In South Australia, the Department for Health and Wellbeing’s Executive Director of Health Protection and Licensing Services, Dr Chris Lease, said there have now been eight confirmed cases of Japanese encephalitis (JEV) notified in SA, including one death.
“We can confirm that one of the additional cases includes the person who we previously reported had sadly passed away earlier this month,” Dr Lease said.
“Of our eight total JEV cases in SA, five remain in hospital and two have since been discharged. Two people in hospital with encephalitis remain under investigation.
“It is crucial that we all continue to take extra precautions against mosquitoes and continue to ‘fight the bite.”
Families with young children should be especially mindful of mosquito bites, as children under five-years-of-age have a higher risk of developing encephalitis if infected with JEV.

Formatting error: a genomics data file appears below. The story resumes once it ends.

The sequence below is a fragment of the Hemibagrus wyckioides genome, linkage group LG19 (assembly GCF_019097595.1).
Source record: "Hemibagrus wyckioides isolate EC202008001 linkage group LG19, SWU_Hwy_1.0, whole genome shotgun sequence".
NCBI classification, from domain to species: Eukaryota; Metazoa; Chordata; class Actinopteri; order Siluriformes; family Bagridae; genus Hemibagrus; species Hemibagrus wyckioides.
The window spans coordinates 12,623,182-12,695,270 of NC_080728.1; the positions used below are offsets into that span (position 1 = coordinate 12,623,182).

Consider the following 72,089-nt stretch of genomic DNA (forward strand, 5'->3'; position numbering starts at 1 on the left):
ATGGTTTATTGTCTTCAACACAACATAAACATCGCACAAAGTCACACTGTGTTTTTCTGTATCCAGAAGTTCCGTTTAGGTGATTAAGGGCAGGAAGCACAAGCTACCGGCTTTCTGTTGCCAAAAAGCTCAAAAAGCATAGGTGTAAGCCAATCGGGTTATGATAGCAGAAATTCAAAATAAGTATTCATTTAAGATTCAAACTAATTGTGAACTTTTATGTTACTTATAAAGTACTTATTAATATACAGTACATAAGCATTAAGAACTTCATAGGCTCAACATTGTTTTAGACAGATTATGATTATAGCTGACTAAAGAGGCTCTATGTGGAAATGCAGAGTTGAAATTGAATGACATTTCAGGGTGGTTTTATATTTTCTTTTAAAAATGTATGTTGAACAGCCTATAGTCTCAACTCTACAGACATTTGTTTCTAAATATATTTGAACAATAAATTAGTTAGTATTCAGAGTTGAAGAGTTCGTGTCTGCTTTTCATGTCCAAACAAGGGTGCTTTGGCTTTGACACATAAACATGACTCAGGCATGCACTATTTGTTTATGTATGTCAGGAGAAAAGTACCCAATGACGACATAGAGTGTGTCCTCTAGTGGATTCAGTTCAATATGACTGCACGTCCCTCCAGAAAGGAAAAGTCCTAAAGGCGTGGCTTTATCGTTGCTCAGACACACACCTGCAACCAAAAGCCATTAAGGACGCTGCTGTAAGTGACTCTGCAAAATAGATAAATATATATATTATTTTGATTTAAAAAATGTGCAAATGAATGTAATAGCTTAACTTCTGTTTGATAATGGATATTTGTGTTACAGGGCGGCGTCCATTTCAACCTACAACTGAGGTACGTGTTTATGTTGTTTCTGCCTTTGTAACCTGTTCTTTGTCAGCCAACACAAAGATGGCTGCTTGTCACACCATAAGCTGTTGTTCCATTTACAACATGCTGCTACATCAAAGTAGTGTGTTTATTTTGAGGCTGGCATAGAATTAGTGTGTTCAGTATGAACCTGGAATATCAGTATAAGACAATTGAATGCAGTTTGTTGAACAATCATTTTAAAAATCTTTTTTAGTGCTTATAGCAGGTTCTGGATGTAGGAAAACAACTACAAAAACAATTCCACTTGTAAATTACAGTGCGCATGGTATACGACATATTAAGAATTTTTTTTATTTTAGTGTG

JEV is transmitted to humans through the bite of infected Culex species mosquitoes, particularly Culex tritaeniorhynchus.
Most JEV infections are mild (fever and headache) or without apparent symptoms, but approximately 1 in 250 infections results in severe disease characterized by rapid onset of high fever, headache, neck stiffness, disorientation, coma, seizures, spastic paralysis and death. The case-fatality rate can be as high as 30% among those with disease symptoms.
There is a protective vaccine against Japanese encephalitis virus.